Plenty of us want to change something about the way we live our lives. For some, it's the amount of exercise we get daily. For some, it's the amount of coffee we drink. For others, as podcast-host Manoush Zomorodi well knows, it's our digital privacy practices — or lack thereof.
Zomorodi works at WNYC studios in New York City and is the host behind a project called "The Privacy Paradox," a weeklong, interactive challenge for listeners, designed to "take the mystery out of digital privacy" and help them "take back" their digital identity.
The challenge itself lasted for a week in early February, and Zomorodi said tens of thousands globally engaged in it, including colleges, high schools and book clubs. Before starting the challenge, which is still available on-demand via the podcast's site, there's a quiz participants can take to gauge their "privacy personality." But the outcome of that quiz, whether you're a "realist," a "believer" or a "shrugger," is a designation which may change from the beginning of the challenge to the end. That's sort of the idea, anyway.
"We wanted to see: Does their sentiment about privacy change and what about their actions and behaviors does that change, too," Zomorodi said.
Each day, challengers awoke to an email in their inbox containing clickable links encouraging them to learn more about certain activities, then feed their thoughts back to the show. Episodes included, "What your phone knows," featuring well-known infosecurity professional Bruce Schneier; "The search for your identity," featuring reporter Julia Angwin on her investigation into Facebook's privacy practices; and one with World Wide Web creator Sir Tim Berners-Lee, which encouraged listeners to develop their own, unique terms-of-service and define what kind of private information they'd be willing to share and in exchange for what services.
Zomorodi had a sense the challenge would resonate with listeners based on her own personal experiences deciding what kinds of trade-offs she was willing to make in exchange for online services.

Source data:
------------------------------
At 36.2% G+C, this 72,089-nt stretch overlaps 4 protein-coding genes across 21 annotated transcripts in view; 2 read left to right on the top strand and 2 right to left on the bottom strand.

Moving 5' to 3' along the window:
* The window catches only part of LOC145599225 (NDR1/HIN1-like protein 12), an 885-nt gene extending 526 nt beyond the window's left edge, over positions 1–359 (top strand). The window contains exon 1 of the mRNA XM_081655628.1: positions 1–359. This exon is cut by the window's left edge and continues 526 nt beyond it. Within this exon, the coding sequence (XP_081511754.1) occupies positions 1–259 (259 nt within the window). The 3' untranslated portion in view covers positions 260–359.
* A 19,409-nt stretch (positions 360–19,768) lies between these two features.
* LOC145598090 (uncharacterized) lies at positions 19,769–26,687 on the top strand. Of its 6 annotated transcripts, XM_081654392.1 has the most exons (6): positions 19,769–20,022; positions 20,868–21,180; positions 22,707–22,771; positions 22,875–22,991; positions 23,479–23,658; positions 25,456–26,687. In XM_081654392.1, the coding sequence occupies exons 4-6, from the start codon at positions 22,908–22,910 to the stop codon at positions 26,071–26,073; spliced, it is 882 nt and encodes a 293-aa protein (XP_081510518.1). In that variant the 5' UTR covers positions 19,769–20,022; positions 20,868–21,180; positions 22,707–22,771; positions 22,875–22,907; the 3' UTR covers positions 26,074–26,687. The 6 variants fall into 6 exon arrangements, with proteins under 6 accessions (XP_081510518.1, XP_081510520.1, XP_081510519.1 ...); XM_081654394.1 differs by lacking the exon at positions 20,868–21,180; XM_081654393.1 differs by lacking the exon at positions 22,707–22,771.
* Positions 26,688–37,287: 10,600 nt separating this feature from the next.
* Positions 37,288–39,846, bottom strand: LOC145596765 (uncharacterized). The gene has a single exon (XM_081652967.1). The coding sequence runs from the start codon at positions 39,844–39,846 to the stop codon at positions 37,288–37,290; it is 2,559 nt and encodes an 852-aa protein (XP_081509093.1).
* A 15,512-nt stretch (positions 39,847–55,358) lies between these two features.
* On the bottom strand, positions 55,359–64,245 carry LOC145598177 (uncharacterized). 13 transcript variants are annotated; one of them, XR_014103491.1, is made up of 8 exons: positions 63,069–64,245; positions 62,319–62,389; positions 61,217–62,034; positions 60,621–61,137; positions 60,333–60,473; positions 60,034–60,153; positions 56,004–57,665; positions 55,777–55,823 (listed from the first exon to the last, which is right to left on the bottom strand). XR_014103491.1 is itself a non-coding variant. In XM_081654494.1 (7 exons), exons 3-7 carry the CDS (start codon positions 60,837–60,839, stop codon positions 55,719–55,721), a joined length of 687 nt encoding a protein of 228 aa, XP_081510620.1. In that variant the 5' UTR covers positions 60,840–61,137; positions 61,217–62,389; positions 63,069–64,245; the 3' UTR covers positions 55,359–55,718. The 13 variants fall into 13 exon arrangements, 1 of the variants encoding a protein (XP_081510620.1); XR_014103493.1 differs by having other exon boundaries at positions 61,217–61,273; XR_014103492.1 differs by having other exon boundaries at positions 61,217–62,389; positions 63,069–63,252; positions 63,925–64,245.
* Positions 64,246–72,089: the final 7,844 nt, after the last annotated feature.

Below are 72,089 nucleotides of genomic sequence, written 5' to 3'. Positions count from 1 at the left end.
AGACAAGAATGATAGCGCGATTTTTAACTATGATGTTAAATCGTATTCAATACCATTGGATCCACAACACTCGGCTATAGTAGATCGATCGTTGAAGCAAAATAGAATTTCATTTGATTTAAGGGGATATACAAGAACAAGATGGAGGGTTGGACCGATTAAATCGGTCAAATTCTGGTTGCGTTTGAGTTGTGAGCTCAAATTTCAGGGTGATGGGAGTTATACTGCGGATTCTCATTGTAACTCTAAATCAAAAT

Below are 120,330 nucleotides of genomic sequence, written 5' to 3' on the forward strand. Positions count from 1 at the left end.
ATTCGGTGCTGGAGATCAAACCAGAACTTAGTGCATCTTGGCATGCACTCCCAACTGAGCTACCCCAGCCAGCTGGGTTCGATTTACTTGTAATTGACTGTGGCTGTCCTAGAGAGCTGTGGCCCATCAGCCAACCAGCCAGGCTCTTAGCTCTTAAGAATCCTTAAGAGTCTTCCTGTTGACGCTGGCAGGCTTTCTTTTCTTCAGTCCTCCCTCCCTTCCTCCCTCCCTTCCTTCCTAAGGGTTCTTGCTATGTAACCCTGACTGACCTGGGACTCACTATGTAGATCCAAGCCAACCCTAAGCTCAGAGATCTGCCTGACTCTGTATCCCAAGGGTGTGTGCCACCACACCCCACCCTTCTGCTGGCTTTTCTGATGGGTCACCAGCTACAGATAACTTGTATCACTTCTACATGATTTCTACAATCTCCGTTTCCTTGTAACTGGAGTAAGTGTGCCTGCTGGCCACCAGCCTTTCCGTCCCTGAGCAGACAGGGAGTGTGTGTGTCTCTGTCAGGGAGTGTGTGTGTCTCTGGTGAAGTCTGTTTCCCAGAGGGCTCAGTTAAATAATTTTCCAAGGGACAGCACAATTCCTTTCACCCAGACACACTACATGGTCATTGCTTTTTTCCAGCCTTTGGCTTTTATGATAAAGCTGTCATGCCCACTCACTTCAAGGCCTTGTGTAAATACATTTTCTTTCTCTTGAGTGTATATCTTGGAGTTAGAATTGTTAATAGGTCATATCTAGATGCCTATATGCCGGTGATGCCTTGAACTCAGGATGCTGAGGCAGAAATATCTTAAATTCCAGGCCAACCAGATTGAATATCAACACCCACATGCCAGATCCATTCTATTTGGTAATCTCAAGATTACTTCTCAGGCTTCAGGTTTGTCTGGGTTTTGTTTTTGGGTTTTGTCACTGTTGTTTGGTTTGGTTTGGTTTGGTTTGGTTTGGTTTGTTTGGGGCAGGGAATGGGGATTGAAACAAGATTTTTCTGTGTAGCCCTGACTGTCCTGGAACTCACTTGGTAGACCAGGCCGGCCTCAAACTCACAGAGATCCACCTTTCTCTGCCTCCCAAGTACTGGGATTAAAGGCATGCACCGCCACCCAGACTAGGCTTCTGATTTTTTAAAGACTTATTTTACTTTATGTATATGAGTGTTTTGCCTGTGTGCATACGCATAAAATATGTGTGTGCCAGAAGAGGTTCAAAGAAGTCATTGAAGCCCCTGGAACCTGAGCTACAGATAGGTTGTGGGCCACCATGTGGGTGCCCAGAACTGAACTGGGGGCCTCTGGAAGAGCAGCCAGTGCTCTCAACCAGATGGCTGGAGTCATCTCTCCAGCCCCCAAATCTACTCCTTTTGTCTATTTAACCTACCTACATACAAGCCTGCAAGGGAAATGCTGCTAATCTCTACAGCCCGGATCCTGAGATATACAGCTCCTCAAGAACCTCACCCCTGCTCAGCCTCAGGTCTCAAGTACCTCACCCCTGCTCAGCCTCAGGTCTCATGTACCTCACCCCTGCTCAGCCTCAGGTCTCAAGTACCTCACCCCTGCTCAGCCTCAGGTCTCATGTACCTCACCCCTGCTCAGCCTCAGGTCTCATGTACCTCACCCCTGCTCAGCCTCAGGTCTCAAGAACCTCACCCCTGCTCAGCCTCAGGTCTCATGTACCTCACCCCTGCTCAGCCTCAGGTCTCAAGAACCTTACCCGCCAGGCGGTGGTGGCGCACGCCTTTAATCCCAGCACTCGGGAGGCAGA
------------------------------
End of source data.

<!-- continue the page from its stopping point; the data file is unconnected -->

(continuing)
"I knew that every time I went online or I went to download an app, and I got the terms of service, I had these icky moments where I felt gross, and then I clicked 'yes'," she told The Privacy Advisor. She surveyed her audience in December to find out if they'd ever done the same.
"Oh my God did they respond," she said. In fact, some 2,000 listeners responded to an initial survey preceding the challenge, some with very specific examples of how decisions they'd made online had had negative repercussions. Zomorodi specifically recalls a man sharing that he once "was part of a very religious family, and then Facebook changed its privacy settings and revealed to his wife that he was actually part of a private Atheists group, and she divorced him."
Things like that.
The aim of the project was to break down the broad, complicated concept of "online privacy" into smaller, digestible bites and give listeners "real, small actions you can take, so people feel a little more empowered, get used to a little bit of control over their personal information," Zomorodi said.
"I think part of it is this issue of privacy seems so overwhelming to people, especially now in today's political climate," Zomorodi said. "People feel as though the world has gone a little off kilter, so, for me it's like, we must break it down into manageable parts. The issue of privacy has so many angles to it and to try to tackle that in one conversation, you just can't. Or if you do, you just think 'There's nothing I can do about this.' So you have to break it down into smaller angles; real, small actions you can take."
But "The Privacy Paradox's" producers, a team of about three to four, don't purport to have the answers. Their aim, rather, is to connect listeners to the experts who might, such as the Electronic Frontier Foundation, the Electronic Privacy Information Center, the MIT Media Lab, or even Berners-Lee, who Zomorodi went to visit in person when producing that episode of the podcast.
"We're the link between the people who need to know about this and who have been doing a lot on this issue," Zomorodi said. "If anyone's gonna crack this problem, it's probably [Berners-Lee]."
As for Berners-Lee's advice that users decide their own terms-of-service, Zomorodi decided she'll no longer use products that don't allow users to download all of the information that company stores on them.
"That means I'm going to have to change email providers, which I'm getting ready to do," she said. "But that's where I've decided I'm going to draw the line for myself."
In the end, Zomorodi doesn't expect everyone to change their digital privacy practices wholesale, but something might stick. And that's better than nothing.
"We don't think everyone is going to quit Facebook," she said, "but at least that you feel like you know what's happening to your data when you're on there and don't feel taken advantage of. Knowledge is power."
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